Auburn Fisheries Pioneer Explains Why Alabama Agriculture Can’t Catch Up
Sisyphus was a cruel, conniving mythological king of Corinth whose ultimate punishment was an eternity in Hades, pushing a large boulder up a hill, watching it roll back down as he neared the top and then starting over, and over, forever. The author of a new book on the history of U.S. and Alabama food and fiber production from prehistoric to modern times likens Alabama agriculture to Sisyphus’s struggle—endless, toilsome and futile.
Eddie Wayne Shell has a suggestion for folks who buy his new book.
“It makes a mighty good doorstop,” he says. “You sure can’t do much else with it.”
At first glance, you might be tempted to agree. The 880-page volume is just shy of 2 inches thick, weighs in at 5.2 pounds and, from cover to cover, is nothing but text. Not the first picture, table or illustration to be found, page after 8 ½- by-11-inch page.
The title—“Evolution of the Alabama Agroecosystem: Always Keeping Up but Never Catching Up”—might be off-putting, too.
But don’t let those details scare you away, because the exhaustive narrative that Shell, an Auburn University professor emeritus in fisheries, has produced is an absorbing, surprisingly readable account of how geological, biological, cultural, economic and political characteristics over the past 350 million years have shaped the state’s agricultural ecosystem. Most of the book’s focus, however, is on changes that have taken place in the past two centuries.
“Since the USDA started collecting data, corn and soybean yields, milk-per-cow and rental rates for cropland in Alabama and the South have been much lower than Midwestern states,” Shell says. “The book explores the role of ecosystem characteristics in the evolution of our generally poorly competitive agriculture, and, in turn, how uncompetitive agriculture has led to a poorly performing overall economy.”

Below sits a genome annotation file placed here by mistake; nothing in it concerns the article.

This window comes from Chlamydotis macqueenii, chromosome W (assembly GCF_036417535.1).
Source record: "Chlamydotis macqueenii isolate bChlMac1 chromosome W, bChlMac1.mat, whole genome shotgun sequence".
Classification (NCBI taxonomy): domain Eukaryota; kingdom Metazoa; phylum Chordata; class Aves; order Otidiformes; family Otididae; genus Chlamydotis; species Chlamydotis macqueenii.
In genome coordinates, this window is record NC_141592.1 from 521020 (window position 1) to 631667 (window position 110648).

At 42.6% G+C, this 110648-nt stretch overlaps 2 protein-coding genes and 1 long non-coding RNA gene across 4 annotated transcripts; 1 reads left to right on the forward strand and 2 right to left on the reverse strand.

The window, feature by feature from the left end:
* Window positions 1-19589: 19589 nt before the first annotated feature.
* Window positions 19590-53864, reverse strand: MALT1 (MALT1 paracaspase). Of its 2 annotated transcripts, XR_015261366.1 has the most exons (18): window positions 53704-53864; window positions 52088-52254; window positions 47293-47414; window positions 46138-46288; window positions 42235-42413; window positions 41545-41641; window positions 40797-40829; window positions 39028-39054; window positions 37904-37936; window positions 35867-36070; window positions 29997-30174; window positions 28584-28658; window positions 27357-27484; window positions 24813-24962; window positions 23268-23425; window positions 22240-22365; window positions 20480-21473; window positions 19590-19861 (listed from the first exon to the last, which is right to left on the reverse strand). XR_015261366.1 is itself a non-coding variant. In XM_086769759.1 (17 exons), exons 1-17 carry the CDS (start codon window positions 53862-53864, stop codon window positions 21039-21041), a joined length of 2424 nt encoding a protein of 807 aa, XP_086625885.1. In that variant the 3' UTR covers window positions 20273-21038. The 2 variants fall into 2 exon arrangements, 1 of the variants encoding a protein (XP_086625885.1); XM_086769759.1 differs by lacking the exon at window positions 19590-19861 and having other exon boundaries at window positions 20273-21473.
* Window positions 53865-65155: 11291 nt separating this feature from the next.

Montgomery-based NewSouth Books released Shell’s magnum opus in January, but the hardback is only about half of the story. The rest—
1,500 figures and tables referenced in the text—are available online only.
“I wish they were in the book where I meant for them to be, but the thing would have to come with wheels attached so you could move it,” Shell says.
Born in 1930 in rural Butler County, Alabama, Shell grew up helping his father make a go of a chicken-and-egg operation and, later, helping his grandfather fight a ceaseless battle to keep the family’s subsistence-level row-crop operation afloat. Realizing the limited future farming held for him, Shell enrolled in Alabama Polytechnic Institute, where he earned his bachelor’s and master’s degrees in fisheries management.
He completed his Ph.D. at Cornell University and in 1959 returned to Auburn as a fisheries department faculty member. In his 35 years on the faculty—20 of those as head of what now is the School of Fisheries, Aquaculture and Aquatic Sciences—Shell played a pivotal role in developing Alabama’s commercial catfish industry and in building Auburn fisheries into one of the top programs of its kind in the world. He is the namesake of the E.W. Shell Fisheries Center on Auburn’s North Auburn campus.
Though Shell has long had vivid memories of his family’s farming struggles, he says it wasn’t until the 1980s, when he started working in Extension programs statewide, that he realized the sad state of Alabama agriculture.
“I was shocked,” he says. “Nobody had ever told me how unbelievably uncompetitive Alabama agriculture is. I thought, ‘How can this be?’ I kept thinking about that, and finally I promised myself that, once I retired, I was going to find out if that was true and, if it was, what makes it so, and then write a book about it.”
He retired from Auburn in 1994 and, taking breaks now and then to RV with wife Jean, launched the mammoth project that would become “Evolution.”
“Evolution of the Alabama Agroecosystem” is, for Shell, a life goal achieved. But he isn’t shutting down his computer just yet; already, the 83-year-old is working on his next book, a complete history of the Auburn fisheries program. He has found that penning books has its rewards.
“Writing sure has got me out of a lot of yard work over the last 19 years,” Shell says. “Any time Jean tells me I need to go do such-and-such out in the yard, I just say, ‘I can’t right now; I’ve got to finish this book.’”
“Evolution of the Alabama Agroecosystem” is available from the AU Bookstore,Amazon.com and NewSouth Books.